For the first time ever, all Humboldt Professorships go to women

Women are gaining ground when competing for Germany’s best-endowed research award, the Alexander von Humboldt Professorship. In early May two out of the six Humboldt Professorships awarded for this year went to women researchers. And the prospects that more top women researchers will become Humboldt Professors are good: Of the ten nominees taking part in the first selection round for the 2015 award winners, only women were chosen.

The literary scholar Elisabeth Décultot from France, the cell biologist Kathrin Plath and the plant geneticist Marja Timmermans, both from the USA, will now enter into appointment negotiations with the German universities that nominated them. The aim of the Humboldt Professorship is to induce internationally leading researchers in all fields who have conducted their research abroad to date to switch to a German university. The individuals selected for the Humboldt Professorship which the Humboldt Foundation awards and Germany’s Federal Ministry of Education and Research finances each receive up to five million EUR in funding for the first five years of their research work in Germany: An offer that has already persuaded 40 researchers, mainly from the USA but also from countries such as Canada, Japan and Sweden, to come to Germany.

“When stars in their fields leave Stanford and go to Halle or leave Tokyo for Stuttgart, this is not only a reflection of their high regard for the German research system but also for our research policies. We offer greater freedom and value basic research more than most other countries”, the president of the Humboldt Foundation, Helmut Schwarz, noted at the award ceremony held in Berlin to present the 2014 Humboldt Professorships. For Germany’s Minister of Research Johanna Wanka, the award is “an excellent instrument for bringing more top international researchers to Germany”.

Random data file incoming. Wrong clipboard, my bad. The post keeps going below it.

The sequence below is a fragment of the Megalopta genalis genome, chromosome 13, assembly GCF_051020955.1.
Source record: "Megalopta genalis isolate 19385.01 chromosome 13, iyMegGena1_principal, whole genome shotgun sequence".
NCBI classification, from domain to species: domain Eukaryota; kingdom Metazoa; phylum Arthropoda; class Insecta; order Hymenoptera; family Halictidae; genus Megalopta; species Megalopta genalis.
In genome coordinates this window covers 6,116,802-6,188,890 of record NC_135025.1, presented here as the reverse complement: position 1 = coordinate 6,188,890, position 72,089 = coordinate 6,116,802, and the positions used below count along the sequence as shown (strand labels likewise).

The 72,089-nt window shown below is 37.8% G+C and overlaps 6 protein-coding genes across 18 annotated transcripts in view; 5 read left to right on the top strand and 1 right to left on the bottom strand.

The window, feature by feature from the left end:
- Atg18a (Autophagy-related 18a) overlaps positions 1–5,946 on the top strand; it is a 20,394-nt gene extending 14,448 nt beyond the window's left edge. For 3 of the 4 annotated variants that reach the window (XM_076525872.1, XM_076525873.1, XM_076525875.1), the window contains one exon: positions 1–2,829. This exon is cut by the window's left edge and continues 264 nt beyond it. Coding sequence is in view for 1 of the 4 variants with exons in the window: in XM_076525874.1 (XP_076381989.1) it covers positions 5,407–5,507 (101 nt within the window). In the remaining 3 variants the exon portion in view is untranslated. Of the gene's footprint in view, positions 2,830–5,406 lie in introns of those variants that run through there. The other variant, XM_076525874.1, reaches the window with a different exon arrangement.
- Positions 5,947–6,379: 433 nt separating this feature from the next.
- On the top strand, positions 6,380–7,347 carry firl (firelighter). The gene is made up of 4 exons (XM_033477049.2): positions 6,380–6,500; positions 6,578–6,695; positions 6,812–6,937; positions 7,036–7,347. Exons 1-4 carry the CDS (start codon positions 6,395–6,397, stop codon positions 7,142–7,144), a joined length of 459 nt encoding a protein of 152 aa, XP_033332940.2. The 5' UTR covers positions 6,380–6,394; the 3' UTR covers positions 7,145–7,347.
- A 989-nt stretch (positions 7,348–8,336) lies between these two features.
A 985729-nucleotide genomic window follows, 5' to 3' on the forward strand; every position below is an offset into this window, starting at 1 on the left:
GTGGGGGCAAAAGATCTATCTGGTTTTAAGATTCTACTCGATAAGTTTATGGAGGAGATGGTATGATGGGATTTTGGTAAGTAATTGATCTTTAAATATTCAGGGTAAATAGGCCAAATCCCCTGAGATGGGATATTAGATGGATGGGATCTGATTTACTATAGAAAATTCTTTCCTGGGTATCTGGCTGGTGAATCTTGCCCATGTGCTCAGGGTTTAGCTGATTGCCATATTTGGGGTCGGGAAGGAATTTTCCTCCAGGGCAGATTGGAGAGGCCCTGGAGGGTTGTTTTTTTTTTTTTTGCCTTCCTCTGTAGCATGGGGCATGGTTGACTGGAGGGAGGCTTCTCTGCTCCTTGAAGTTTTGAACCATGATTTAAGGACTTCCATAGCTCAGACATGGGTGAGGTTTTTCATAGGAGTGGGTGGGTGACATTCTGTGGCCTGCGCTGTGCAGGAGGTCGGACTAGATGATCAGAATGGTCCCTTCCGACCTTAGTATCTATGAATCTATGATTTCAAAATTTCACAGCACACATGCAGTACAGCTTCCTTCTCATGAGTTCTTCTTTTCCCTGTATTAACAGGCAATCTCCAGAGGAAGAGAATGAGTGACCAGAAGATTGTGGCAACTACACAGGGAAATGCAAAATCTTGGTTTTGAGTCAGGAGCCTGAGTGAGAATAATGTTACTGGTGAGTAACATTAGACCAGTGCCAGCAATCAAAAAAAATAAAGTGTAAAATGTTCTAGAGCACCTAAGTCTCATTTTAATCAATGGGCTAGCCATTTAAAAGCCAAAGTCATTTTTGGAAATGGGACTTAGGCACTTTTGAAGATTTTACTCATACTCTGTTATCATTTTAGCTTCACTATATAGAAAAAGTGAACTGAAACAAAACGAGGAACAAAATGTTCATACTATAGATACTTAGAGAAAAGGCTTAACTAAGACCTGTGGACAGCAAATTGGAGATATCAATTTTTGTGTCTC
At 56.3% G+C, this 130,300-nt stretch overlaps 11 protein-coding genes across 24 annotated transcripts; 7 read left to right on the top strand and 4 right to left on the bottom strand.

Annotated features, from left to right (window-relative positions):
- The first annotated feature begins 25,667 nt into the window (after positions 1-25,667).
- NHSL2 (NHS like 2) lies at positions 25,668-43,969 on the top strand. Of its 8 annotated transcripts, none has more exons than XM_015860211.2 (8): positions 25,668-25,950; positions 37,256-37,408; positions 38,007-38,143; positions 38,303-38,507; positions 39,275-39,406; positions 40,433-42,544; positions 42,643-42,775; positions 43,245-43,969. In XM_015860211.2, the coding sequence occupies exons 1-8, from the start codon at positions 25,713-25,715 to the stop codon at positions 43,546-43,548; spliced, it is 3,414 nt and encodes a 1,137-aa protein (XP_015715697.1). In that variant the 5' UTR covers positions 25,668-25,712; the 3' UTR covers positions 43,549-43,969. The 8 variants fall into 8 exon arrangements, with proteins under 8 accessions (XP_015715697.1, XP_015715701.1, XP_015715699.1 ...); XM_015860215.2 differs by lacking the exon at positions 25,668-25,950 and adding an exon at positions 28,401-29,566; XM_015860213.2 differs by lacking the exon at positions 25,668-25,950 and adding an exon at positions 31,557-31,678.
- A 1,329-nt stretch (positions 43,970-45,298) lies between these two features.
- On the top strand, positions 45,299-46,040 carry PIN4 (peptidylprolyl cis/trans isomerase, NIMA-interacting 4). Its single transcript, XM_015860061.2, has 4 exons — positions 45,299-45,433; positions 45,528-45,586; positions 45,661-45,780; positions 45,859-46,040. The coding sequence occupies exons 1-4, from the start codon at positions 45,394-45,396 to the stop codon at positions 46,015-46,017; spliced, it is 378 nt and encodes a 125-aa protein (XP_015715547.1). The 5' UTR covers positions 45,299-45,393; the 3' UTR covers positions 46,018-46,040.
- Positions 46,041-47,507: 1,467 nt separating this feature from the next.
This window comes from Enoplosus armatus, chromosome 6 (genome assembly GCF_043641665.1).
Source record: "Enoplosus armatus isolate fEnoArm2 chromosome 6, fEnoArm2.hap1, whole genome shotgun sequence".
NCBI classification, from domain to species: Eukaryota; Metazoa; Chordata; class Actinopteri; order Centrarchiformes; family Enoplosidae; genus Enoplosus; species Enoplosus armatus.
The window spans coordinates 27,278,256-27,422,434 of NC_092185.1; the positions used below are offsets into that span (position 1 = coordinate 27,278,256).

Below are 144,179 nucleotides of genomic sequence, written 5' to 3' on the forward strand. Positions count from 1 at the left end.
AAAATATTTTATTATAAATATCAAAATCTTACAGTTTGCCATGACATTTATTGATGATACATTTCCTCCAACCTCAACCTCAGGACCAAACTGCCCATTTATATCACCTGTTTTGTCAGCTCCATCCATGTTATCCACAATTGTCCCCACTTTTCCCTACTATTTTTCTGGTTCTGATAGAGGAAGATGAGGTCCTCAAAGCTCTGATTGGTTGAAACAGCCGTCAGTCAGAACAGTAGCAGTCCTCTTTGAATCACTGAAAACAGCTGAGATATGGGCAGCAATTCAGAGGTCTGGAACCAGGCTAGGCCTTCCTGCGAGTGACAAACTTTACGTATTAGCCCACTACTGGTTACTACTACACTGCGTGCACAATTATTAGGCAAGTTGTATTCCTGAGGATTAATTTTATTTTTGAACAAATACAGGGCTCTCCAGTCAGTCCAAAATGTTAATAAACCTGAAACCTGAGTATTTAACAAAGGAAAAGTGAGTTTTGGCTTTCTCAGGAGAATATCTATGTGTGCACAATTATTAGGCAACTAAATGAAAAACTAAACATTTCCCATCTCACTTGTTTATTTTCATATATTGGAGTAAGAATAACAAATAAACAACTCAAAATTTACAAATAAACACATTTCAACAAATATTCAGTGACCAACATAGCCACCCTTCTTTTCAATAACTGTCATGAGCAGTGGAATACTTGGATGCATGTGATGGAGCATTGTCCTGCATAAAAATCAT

Wanka was also pleased that two women researchers ‒ the molecular biologist Emmanuelle Charpentier and the environmental economist Stefanie Engel ‒ commenced their terms as Humboldt Professors this year. In the years since the introduction of this award, only one other woman has ventured to take this step: In 2009, the first year for the Humboldt Professorship, the developmental biologist Ulrike Gaul made the switch from the USA to Munich. The question whether the professors selected for 2015 will come to Germany will now be decided by the upcoming appointment negotiations. Should they accept the Humboldt Professorship, these researchers will be presented the award in a special ceremony next spring.

  • Elisabeth Décultot (46), a literary scholar at the Centre National de la Recherche Scientifique (CNRS), Paris, France, was nominated for a Humboldt Professorship by the Martin Luther University Halle-Wittenberg.
  • Kathrin Plath (43) is a cell biologist at the University of California, Los Angeles, USA, and will prospectively come to Technische Universität Dresden with the Humboldt Professorship.
  • Marja Timmermans (49) is a cell biologist at the University of California, Los Angeles, USA, and will prospectively come to Technische Universität Dresden with the Humboldt Professorship.

     

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